2014 Irish Grand National Preview, Trends, Tips

Irish Grand National 2014 Preview, Trends, Tips

Irish Grand National 2014 Preview, Trends, Tips

2014 Irish Grand National Preview, Trends, Tips

The last of the major Nationals is the Irish Grand National, run at Fairyhouse over the shortest of the National distances, three miles and five furlongs. With the average winner paying 31/1 in the last six years, it is not an easy contest in which to find the first past the post… but if you do, you’ll be rewarded handsomely.

Luckily for us, the Irish National has been one of the betting trends races in recent years, and there are some pretty strong pointers with which to go to war at 5.00 on Easter Monday.

2014 Irish Grand National Trends

Age: Every winner since Bobbyjo in 1998 has been ten or younger, with all bar one going to horses aged seven to ten, albeit from a majority of runners

Weight: Since 1991, only three horses have carried more than 10-12 to victory. And the last of those was in 2000. Indeed, in the last decade, only one horse has won carrying more than 10-05. Look to the bottom end of the handicap!

Official Rating: No horse since at least 1997 has been rated higher than 136 when winning the Irish National. Only ten placed horses were rated north of 136, from 93 to try (10.75%), compared with 56 from 316 rated 136 or lower (17.72%)

Days since run: Sixteen of the last seventeen winners last ran within sixty days of the Irish National. So did most of the losers, in fairness.

Stamina: Fourteen of the last seventeen Irish Grand National winners had previously won over at least three miles.

Experience: Fifteen of the last seventeen Fairyhouse National winners had run between six and thirteen times over fences. Of the fifteen, all had won either two, three or four of their career chases. None of the last seventeen winners had more than thirteen prior chase starts.

That’s quite a strong profile there, and it points to a youngish, low-weighted, lightly-raced, fit horse with proven stamina. That’s a pretty logical profile for a valuable staying chase, right? So why the big-priced winners? Of course, it’s to do with a market bias towards class horses at the top – that is, wrong – end of the handicap.

The shortlist looks like Goonyella 14/1, Rich Revival 25/1, and Daring Article 16/1.


2014 Irish Grand National Form Preview

The current favourite for the race is Home Farm, a seven year old trained by Arthur Moore. Home Farm was third in the race last year, and has had just three runs since, all presumably geared towards a repeat bid to go two places better and claim the Irish Grand National spoils.

He’ll be ready for this and, by his staying-on third last year, we know conditions will suit – though the ground may be a bit quicker than ideal. But he’s now five pounds higher in the handicap and that will equate to carrying eight pounds more weight in the race, assuming top weight Don Cossack takes his chance. Home Farm’s run behind Rockyaboya in the Paddy Power Chase at Leopardstown over Christmas was a solid one and, when form students go through a race like the Irish National, that’s a typical eye-catching run that draws market share.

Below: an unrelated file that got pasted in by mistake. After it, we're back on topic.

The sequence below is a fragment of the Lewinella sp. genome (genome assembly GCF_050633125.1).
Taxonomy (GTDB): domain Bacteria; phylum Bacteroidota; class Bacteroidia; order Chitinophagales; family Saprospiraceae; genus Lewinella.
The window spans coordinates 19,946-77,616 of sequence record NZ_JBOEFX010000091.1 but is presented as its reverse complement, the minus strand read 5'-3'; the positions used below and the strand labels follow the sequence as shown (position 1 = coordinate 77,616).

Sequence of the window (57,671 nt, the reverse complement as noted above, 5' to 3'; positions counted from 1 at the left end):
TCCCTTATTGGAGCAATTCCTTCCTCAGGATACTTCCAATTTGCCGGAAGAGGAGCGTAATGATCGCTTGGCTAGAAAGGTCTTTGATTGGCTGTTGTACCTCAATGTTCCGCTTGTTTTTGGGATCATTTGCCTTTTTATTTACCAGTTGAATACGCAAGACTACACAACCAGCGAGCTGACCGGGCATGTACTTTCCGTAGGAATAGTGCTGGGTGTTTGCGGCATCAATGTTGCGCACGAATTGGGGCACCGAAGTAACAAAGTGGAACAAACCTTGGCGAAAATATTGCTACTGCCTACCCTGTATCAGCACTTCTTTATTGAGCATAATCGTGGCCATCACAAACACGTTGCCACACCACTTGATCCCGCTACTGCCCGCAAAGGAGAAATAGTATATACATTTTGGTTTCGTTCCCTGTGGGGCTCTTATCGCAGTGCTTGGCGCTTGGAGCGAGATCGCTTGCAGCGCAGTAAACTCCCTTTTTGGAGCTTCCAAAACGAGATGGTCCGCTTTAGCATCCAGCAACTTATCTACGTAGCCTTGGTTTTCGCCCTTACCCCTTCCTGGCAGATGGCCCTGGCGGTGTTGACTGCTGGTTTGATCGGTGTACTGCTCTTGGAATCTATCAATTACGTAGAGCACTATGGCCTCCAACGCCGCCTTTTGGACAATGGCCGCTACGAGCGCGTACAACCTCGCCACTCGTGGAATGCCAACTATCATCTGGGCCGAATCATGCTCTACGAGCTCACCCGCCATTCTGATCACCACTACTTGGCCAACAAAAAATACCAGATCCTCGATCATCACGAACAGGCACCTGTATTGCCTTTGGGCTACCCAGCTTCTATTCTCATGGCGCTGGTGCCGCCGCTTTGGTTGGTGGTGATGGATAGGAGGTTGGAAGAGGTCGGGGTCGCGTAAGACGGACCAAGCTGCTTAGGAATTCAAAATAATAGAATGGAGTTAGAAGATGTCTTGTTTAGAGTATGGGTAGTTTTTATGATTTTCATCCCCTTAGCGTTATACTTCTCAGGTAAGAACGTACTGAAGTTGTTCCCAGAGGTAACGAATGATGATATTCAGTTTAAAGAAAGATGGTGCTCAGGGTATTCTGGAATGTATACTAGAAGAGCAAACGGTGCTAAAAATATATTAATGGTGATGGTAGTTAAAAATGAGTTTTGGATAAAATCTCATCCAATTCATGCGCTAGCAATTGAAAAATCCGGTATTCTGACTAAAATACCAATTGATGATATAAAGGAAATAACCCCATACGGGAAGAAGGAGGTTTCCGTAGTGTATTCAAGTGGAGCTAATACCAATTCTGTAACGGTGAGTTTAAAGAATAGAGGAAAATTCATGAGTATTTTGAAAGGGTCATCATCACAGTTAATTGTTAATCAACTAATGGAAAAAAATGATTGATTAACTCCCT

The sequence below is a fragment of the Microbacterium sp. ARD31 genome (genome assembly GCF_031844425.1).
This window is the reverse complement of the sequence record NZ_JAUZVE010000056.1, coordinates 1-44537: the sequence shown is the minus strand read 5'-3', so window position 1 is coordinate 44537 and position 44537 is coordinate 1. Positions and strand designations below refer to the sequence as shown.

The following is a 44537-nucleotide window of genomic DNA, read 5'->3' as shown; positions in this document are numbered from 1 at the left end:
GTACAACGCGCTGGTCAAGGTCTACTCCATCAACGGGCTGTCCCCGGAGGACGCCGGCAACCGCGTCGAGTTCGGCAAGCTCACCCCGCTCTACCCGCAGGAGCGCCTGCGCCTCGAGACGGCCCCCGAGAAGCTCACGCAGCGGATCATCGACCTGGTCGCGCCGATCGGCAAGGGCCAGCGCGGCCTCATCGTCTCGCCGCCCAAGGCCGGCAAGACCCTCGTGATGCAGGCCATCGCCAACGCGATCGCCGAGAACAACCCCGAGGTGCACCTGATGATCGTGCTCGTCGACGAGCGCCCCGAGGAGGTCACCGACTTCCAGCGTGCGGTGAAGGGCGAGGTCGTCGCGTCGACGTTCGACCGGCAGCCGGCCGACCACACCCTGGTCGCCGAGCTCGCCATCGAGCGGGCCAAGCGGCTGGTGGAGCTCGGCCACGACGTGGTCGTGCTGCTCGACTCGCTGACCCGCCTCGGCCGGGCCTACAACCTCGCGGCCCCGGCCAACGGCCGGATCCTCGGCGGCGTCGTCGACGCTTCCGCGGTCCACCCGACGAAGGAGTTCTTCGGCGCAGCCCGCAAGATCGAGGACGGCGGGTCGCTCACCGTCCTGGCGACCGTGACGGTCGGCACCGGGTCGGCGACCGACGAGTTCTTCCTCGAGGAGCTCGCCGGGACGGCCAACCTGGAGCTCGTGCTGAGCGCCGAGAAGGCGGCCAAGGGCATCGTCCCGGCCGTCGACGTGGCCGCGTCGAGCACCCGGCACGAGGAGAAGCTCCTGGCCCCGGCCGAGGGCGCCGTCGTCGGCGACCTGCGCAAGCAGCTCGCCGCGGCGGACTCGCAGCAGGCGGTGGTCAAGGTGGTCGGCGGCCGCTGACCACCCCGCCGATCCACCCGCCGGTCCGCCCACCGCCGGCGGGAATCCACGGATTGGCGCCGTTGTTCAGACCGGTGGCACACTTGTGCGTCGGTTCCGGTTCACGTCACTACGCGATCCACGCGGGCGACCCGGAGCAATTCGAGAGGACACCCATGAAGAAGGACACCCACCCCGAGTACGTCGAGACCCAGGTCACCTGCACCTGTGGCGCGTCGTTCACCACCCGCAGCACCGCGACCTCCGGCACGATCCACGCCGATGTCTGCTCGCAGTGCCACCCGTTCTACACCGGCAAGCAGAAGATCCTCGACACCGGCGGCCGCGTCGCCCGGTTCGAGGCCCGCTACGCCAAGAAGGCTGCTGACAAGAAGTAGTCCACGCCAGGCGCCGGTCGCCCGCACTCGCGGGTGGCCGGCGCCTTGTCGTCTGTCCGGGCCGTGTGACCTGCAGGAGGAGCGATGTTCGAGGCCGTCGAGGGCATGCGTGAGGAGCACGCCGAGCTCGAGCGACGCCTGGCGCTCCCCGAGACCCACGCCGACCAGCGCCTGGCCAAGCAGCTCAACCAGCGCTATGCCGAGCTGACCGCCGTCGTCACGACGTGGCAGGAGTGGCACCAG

In other words, these sort of horses are in the field every year, and they’re generally expensive to follow! Nevertheless, on the evidence of the book at least, Home Farm has a favourite’s chance.

Cause Of Causes is next in the betting, and he’s been running really well without winning. In fact, he was six lengths in front of Home Farm in the Paddy Power Chase, and just a short head behind the winner. Since then, he’s run second again, this time at the Cheltenham Festival behind Spring Heeled in the Kim Muir.

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The upshot of those close run things (he was also a nose second on his antipenultimate start) is that Cause Of Causes is now sixteen pounds higher than he was four starts back, and he ain’t winning this off that sort of rise…

Another Cheltenham runner, Tammys Hill, is also on 12/1. Winner of the Foxhunters’ Chase, and a prolific scorer in hunter chases, Tammys Hill is still only nine; and this will be his first run in a handicap chase. Racing Post Ratings give him seven pounds to find with the best weighted of these, and on balance I’m prepared to take him on, with this a completely different sphere to hunter chases.

(I did look at taking a line through Seabass, but that one seems to have regressed a stone or so this term, and is not a reliable barometer).

Goonyella is next, with a sniff of 14/1 still available at time of writing. He has the trends profile which has been so material in recent years, but he was thumped in the Welsh National under optimal conditions, and pulled up in this race last year. All his wins have been on heavy ground and, with conditions likely to be a little quicker, he could well be taken off his feet. It’s a chance I’d take at 25/1 but not at 12/1 and 14/1.

It’s 16/1 bar these, which brings in trends pick Daring Article, Gallant Oscar, Living Next Door, Spring Heeled and Shutthefrontdoor.

Daring Article looks like the one to me. His best form is on the soft side of good and when he’s gone the furthest. He’s only raced at up to and including three miles and, in chase races at that threshold, he’s finished 1F. The fall was in that Paddy Power Chase, and he was swinging off the bridle at the time – six out. A good number of others also travelled well at that point so no firm conclusions can be drawn, but suffice it to say that he looks tailor made for a trip and the likely ground.

Since that tumble, he’s been campaigned at two miles five furlongs to protect his mark (presumably), and ran on unsurprisingly on both occasions, finishing a half length second and then a twelve length fourth in valuable races. Daring Article’s jumping is a worry, but otherwise he looks very well treated. He does need four to come out in order to get a run, as number 34. If they do, he’ll be racing off his correct mark on exactly ten stone.